Commencement 2007 Address: Anthony DiNicola 07
Story posted May 26, 2007
Playing the Ideal Role
by Anthony DiNicola 07
May 26, 2007
I want to start off by thanking the Academy, the Hollywood Foreign Press, and whoever gives out the Tony Awards for this huge honor. Huge! Thank you. Just kidding!
I do want to thank my friends, my teachers and my entire family who you just heard. I don't think I would have arrived at this day without their love, support and guidance. Allow me to set the scene. As a child, I spent most hours of the day in front of the television. I ate most of my dinner meals in high-definition, wide-screen, primetime, completed my homework assignments while listening to world news and memorized dialogue and monologues to humor my classmates the next morning. I distinctly remember watching the award shows with my mother. We would curl up together on the couch, make a huge bowl of popcorn, and place bets on who we thought would win the awards. In fact, my memories of television and film never faded. I am proud to say that I am graduating today with a major in theater and English. Yet, my journey is not that straightforward. You see, When I came to Bowdoin, I had set my sights on becoming a doctor. Imagine that!
I grew up in a town called Malden, a working class area just outside of Boston. My mother, her parents and I lived in a modest two-family house. My father lived a few towns over, so most of my childhood was spent in a car, either riding between my two houses or going to school. I was the first to arrive at school because my parents were always rushing off to work. I don't think I will ever be able to ever grasp their sacrifice or the amount of hours they put in at the office so they could send me to private schools. They put my needs before their own so that I could receive the educational opportunities that they didn't have while growing up. I just hope that I'm able to know that kind of love someday.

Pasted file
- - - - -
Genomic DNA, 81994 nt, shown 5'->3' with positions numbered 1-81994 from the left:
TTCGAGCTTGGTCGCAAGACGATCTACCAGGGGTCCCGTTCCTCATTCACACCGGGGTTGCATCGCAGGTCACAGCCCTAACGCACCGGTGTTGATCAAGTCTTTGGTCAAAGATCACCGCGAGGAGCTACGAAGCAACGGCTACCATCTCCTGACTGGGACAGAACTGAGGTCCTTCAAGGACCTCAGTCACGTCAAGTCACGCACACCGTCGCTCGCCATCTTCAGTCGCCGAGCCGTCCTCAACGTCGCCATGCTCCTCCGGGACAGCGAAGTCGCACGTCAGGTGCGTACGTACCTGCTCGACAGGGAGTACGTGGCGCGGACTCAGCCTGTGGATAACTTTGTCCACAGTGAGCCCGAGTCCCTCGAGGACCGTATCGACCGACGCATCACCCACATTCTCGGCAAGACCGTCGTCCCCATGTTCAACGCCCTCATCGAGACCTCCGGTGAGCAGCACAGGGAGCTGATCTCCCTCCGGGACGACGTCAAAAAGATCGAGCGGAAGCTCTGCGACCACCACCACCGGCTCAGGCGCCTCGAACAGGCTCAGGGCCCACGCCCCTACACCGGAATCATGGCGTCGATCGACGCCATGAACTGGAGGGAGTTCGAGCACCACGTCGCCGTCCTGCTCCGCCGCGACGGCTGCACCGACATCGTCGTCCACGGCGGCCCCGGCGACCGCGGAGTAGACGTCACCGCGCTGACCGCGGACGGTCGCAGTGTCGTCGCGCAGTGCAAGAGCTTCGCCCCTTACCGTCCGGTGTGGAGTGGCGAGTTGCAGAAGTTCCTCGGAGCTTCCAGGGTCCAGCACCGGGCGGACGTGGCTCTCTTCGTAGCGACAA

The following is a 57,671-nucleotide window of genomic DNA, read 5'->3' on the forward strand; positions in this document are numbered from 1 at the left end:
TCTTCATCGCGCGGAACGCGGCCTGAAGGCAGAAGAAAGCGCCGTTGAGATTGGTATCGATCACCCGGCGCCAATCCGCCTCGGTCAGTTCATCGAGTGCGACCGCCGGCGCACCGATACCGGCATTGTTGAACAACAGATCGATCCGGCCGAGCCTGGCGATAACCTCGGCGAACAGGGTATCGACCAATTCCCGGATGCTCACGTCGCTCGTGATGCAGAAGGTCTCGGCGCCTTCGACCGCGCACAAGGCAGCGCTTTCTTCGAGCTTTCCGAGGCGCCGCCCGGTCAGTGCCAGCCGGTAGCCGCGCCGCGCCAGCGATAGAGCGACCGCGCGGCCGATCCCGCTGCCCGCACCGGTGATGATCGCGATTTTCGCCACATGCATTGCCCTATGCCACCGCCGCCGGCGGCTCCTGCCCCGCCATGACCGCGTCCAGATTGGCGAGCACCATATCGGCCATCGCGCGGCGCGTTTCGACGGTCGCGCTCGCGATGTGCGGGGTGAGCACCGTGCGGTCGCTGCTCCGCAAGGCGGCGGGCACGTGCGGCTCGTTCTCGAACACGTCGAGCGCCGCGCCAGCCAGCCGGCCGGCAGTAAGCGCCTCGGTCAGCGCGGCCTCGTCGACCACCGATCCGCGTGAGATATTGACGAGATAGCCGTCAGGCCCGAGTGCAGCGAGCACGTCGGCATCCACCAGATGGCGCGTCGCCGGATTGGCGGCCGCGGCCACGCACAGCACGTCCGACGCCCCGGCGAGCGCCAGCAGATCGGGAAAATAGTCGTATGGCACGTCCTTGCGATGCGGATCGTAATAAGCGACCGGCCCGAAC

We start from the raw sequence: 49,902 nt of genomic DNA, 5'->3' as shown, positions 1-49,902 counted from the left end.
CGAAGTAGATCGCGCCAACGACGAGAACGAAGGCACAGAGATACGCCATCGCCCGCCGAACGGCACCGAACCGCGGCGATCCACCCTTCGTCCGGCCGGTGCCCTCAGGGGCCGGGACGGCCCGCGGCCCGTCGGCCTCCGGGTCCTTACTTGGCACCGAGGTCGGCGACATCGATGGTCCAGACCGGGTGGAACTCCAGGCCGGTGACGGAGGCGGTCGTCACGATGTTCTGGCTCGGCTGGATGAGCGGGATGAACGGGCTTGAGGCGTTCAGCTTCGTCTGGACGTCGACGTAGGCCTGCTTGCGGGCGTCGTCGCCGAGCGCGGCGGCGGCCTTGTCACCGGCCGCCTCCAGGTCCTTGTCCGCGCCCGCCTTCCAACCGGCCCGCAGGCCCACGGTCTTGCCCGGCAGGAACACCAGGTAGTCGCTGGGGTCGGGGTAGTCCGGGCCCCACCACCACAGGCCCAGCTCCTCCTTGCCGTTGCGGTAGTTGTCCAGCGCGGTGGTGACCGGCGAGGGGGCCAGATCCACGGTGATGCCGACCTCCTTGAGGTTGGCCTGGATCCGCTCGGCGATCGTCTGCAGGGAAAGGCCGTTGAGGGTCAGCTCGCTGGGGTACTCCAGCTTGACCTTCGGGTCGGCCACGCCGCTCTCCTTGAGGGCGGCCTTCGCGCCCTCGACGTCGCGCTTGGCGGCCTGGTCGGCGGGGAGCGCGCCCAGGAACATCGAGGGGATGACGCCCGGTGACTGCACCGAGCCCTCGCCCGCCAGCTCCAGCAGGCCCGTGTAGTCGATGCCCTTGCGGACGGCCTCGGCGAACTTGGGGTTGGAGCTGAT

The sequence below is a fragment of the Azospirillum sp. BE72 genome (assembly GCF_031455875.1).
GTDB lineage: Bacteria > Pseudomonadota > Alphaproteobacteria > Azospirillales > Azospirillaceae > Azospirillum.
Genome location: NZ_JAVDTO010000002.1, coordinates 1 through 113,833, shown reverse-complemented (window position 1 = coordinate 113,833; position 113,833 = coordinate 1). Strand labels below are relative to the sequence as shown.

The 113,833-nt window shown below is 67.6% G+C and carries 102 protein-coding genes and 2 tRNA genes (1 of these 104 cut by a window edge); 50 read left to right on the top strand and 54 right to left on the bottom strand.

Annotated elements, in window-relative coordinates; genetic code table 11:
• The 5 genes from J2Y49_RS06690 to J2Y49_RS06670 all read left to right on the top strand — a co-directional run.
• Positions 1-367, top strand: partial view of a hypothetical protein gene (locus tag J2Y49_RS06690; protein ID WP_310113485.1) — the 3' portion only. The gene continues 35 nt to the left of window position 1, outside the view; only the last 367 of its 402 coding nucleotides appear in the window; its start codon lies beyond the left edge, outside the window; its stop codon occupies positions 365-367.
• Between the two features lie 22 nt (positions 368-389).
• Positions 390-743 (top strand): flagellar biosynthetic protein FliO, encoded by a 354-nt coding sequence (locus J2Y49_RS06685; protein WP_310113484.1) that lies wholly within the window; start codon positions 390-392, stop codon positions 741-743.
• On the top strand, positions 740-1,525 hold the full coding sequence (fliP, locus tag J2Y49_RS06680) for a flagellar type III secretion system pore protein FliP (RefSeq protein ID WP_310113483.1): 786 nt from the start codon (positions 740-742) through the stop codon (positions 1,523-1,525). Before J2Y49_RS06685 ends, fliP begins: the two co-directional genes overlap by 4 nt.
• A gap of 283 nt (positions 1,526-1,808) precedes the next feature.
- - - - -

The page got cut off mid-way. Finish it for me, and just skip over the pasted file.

By the time I reached high-school, two academic streams were running side by side. As I was acting in plays and gaining a reputation as a thespian, I was also excelling in science classes. Somehow, Darwin's theory of evolution, the breakdown of chemical molecules, and the kinetic equations came easily to me. I attended a very small high school just outside of downtown Boston. My graduating class included a total of 27 students, about the size of the first two rows of seniors sitting in front of me. The school provided the perfect environment for students to discover their passions and develop skills that would allow them to succeed in these fields. Now that I look back, I realize that I wanted to become a doctor at the exact time my mother was diagnosed with cancer. Up to that point, my mother was my best friend. She had the same sense of adventure and love of life as a teenager. As the cancer began to spread and her energy diminished, I became more devoted to the sciences. Even though I knew it was a stretch, I was set on finding the cure for cancer.